Lesley and I recently watched a film where two bereaved single parents fell in love by first becoming friends, and we agreed that this is the best way for it to happen (we may be biased as that was how it was for us).  We had earlier watched another film where the woman said that he wasn’t her type at all, but they had fallen in love anyway.  Today many people seem to use apps for dating, and the assumption seems to be that you have a list of all the things that you want in a partner, and ignore those who don’t fit.

If you want to be happy, the best bet is not to focus on being happy, but to do other things.

Increasingly businesses are looking at “leading indicators” rather than “lagging indicators”.  When Lesley and I checked into a Travelodge we got chatting and were told that the company had stopped measuring room occupancy and started measuring room and hot water availability as well as other measures.  One measure tells us what we did – the other helps us improve.

I have heard one person complain that when they tell dates what they are looking for, the dates start trying to be that person!  What might a leading indicator for dating be?  Perhaps instead of only dating those who match a predetermined set of criteria it would be better to meet a wide variety of people (OK, I know that isn’t easy), not dating but just meeting, and see who you click with.  Marriage is a compromise, and if you only date people who meet all your criteria when things change and push comes to shove as a couple there is no experience of compromise.

Life is What Happens To You While You’re Busy Making Other Plans

This quote came to mind as it suggests to me focusing on the wrong things.
So what has this to do with Easter?
With God the same can be true.  When we look hard straight ahead we can miss what is in our peripheral vision.  What are leading and what are lagging indicators?  Services attended, or prayers said are surely lagging indicators.  If we live our lives aware of what is happening around us, looking for signs of resurrection in the every day, of the hope born from despair (I don’t endorse all of the views here, but it is a great example of hope born from despair), perhaps we might just see the risen Christ in action in the world, and then find ourselves drawn to worship and prayer in thanksgiving more often.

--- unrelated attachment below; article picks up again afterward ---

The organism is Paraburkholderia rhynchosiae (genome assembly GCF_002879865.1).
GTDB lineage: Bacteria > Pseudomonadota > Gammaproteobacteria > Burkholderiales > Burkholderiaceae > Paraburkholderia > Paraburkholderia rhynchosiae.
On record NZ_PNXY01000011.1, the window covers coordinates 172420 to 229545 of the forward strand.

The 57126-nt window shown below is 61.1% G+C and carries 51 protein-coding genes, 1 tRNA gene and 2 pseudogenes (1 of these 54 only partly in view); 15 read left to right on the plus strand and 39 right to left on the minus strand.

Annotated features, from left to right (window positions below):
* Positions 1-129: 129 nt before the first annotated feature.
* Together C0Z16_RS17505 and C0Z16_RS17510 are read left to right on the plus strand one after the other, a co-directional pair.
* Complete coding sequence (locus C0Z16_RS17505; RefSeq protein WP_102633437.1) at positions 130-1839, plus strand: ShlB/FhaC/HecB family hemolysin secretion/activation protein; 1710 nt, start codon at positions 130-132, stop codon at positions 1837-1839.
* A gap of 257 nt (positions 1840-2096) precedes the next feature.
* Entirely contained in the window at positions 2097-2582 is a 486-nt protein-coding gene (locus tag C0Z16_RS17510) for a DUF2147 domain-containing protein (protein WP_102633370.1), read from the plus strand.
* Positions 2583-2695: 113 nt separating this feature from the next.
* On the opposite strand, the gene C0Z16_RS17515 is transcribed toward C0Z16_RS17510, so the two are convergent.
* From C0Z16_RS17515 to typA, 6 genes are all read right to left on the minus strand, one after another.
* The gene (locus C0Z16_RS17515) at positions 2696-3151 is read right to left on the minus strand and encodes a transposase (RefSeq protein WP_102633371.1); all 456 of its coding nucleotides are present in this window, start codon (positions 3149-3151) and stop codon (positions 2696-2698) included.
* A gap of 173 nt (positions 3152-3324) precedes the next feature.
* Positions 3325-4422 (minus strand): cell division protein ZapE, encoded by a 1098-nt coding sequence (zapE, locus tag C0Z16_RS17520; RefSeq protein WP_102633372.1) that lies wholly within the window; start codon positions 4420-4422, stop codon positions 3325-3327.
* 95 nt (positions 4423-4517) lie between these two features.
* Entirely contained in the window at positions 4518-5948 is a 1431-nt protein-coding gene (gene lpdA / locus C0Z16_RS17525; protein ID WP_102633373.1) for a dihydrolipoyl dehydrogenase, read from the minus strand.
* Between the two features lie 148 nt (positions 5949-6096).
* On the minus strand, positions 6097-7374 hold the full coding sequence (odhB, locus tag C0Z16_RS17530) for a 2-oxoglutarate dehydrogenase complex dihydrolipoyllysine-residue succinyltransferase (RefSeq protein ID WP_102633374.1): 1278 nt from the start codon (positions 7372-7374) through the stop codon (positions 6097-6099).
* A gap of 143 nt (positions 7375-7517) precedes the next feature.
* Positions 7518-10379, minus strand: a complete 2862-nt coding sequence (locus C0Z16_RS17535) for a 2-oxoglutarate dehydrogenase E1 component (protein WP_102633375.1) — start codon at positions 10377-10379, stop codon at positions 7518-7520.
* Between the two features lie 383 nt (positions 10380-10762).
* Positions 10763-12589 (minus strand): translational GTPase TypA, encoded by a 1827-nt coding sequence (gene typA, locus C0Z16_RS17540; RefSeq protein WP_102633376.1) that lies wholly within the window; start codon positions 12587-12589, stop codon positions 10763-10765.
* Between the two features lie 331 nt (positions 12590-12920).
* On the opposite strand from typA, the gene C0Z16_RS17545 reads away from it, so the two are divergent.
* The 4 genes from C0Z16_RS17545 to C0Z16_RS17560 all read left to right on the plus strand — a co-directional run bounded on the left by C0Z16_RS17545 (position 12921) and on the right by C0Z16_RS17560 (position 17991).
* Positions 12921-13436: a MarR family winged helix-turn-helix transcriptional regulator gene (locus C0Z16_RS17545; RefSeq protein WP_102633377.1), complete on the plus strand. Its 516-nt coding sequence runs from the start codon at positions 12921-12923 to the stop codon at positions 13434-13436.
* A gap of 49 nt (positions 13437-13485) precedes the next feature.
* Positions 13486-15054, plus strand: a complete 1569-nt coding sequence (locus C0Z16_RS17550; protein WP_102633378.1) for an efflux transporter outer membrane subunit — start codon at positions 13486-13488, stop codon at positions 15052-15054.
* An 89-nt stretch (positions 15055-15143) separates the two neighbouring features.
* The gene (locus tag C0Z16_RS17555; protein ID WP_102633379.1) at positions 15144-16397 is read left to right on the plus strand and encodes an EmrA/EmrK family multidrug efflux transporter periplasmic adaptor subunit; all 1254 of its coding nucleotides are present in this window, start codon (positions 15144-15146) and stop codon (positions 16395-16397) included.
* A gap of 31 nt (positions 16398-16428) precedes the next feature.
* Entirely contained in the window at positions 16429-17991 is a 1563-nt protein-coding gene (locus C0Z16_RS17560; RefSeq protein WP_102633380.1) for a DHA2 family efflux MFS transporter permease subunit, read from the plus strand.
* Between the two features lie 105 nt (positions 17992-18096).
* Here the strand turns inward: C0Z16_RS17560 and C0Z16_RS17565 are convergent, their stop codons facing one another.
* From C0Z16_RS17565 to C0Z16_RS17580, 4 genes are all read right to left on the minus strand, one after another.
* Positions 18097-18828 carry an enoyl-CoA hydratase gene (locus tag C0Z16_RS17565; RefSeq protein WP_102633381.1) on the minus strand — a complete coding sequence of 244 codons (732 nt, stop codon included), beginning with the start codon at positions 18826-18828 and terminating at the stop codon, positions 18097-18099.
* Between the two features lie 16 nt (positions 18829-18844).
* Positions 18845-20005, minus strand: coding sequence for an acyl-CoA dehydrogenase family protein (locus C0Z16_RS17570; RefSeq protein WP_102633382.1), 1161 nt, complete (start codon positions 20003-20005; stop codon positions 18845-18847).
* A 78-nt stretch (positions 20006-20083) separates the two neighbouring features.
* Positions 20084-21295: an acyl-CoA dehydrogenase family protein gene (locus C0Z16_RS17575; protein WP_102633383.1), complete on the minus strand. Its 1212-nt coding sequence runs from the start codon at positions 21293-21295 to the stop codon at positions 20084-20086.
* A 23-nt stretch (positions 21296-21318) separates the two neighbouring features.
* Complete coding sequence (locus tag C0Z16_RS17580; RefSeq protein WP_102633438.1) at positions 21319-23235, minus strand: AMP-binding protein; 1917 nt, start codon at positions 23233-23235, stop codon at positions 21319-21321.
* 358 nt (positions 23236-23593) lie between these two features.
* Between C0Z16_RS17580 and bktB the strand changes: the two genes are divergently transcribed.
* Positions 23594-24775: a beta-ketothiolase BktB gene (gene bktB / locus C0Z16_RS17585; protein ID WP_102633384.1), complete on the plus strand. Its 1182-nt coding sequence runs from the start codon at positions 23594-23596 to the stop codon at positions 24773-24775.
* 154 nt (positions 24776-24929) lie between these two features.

Happy Easter
Alan

Atonement

At some point I intended to blog on atonement, and here I am on Good Friday – so that seems very appropriate.

In church many will have heard that “Jesus died for our sins”, or “to save us from our sins” – but how does this work?  There are a number of different theories of the atonement.  Some churches will hold strongly to one theory, to the extent of raising it to a condition of belonging, but the Church of England does not endorse any one to the exclusion of the others.

If you recall, I believe that we cannot speak about matters of religion except by metaphor – we are trying to explain someones inexplicable experience, which they have written down as best they can – so I believe that our job is to extract the things that are of value from each of the different theories, whilst rejecting the unhelpful.

So, looking at each of the theories:

Moral Influence

Ransom Theory

Recapitulation

Satisfaction

Penal Substitution

Governmental

Scapegoating

Each has bits that I find helpful, but each also has bits that I find unhelpful.  As an example, with Penal Substitution, I find the idea that God has to kill someone, and chooses his son unhelpful – I do not believe that a loving God has to kill anyone.  However, remembering the Trinity – which makes Jesus=God (poor phraseology, I know) – then I find it helpful to think of us deserving punishment, but God stepping in and taking it for us.